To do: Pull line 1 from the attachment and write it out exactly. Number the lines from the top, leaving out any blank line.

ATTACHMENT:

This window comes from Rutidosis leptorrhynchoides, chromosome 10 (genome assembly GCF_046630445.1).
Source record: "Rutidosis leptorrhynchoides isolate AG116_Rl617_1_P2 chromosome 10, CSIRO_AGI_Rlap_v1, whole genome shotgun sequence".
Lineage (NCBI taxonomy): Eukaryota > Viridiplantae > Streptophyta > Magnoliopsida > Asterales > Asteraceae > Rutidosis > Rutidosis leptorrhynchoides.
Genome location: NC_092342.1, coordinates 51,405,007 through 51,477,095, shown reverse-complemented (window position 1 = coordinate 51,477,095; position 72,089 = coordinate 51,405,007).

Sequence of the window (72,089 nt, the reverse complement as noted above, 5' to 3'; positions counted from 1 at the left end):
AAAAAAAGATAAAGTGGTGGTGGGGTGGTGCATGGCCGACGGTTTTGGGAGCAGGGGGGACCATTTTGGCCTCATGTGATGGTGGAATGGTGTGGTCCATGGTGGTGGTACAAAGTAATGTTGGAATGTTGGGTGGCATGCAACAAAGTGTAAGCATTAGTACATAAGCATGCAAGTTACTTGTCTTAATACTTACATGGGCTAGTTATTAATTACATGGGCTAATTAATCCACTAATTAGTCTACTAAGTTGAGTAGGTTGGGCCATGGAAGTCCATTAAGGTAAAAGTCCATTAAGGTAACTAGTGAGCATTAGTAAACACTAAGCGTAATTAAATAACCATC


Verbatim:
This window comes from Rutidosis leptorrhynchoides, chromosome 10 (genome assembly GCF_046630445.1).